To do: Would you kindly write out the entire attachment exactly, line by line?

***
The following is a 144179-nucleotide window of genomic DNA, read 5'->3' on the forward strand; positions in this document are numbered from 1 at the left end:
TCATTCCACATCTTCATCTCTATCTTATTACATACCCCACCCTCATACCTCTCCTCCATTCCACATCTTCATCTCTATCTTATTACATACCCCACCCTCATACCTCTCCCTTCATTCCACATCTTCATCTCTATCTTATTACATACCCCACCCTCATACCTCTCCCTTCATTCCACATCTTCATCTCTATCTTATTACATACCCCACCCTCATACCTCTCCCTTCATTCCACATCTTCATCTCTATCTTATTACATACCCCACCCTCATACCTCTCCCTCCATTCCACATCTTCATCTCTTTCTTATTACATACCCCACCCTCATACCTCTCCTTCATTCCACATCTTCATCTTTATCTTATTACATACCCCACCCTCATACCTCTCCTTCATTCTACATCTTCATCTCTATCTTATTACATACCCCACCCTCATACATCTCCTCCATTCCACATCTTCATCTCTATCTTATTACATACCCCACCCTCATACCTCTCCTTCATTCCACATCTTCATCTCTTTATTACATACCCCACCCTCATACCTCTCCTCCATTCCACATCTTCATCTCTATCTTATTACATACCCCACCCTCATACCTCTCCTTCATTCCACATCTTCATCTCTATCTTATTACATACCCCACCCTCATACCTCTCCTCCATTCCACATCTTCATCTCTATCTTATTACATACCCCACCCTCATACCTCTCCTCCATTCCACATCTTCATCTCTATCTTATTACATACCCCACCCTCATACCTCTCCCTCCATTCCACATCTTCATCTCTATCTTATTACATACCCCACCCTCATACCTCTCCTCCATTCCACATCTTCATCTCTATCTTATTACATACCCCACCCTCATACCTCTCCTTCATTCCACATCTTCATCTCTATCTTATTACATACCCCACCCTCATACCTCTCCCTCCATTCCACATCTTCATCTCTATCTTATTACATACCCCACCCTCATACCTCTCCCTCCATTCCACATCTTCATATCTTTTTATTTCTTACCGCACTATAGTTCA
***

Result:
The following is a 144179-nucleotide window of genomic DNA, read 5'->3' on the forward strand; positions in this document are numbered from 1 at the left end:
TCATTCCACATCTTCATCTCTATCTTATTACATACCCCACCCTCATACCTCTCCTCCATTCCACATCTTCATCTCTATCTTATTACATACCCCACCCTCATACCTCTCCCTTCATTCCACATCTTCATCTCTATCTTATTACATACCCCACCCTCATACCTCTCCCTTCATTCCACATCTTCATCTCTATCTTATTACATACCCCACCCTCATACCTCTCCCTTCATTCCACATCTTCATCTCTATCTTATTACATACCCCACCCTCATACCTCTCCCTCCATTCCACATCTTCATCTCTTTCTTATTACATACCCCACCCTCATACCTCTCCTTCATTCCACATCTTCATCTTTATCTTATTACATACCCCACCCTCATACCTCTCCTTCATTCTACATCTTCATCTCTATCTTATTACATACCCCACCCTCATACATCTCCTCCATTCCACATCTTCATCTCTATCTTATTACATACCCCACCCTCATACCTCTCCTTCATTCCACATCTTCATCTCTTTATTACATACCCCACCCTCATACCTCTCCTCCATTCCACATCTTCATCTCTATCTTATTACATACCCCACCCTCATACCTCTCCTTCATTCCACATCTTCATCTCTATCTTATTACATACCCCACCCTCATACCTCTCCTCCATTCCACATCTTCATCTCTATCTTATTACATACCCCACCCTCATACCTCTCCTCCATTCCACATCTTCATCTCTATCTTATTACATACCCCACCCTCATACCTCTCCCTCCATTCCACATCTTCATCTCTATCTTATTACATACCCCACCCTCATACCTCTCCTCCATTCCACATCTTCATCTCTATCTTATTACATACCCCACCCTCATACCTCTCCTTCATTCCACATCTTCATCTCTATCTTATTACATACCCCACCCTCATACCTCTCCCTCCATTCCACATCTTCATCTCTATCTTATTACATACCCCACCCTCATACCTCTCCCTCCATTCCACATCTTCATATCTTTTTATTTCTTACCGCACTATAGTTCA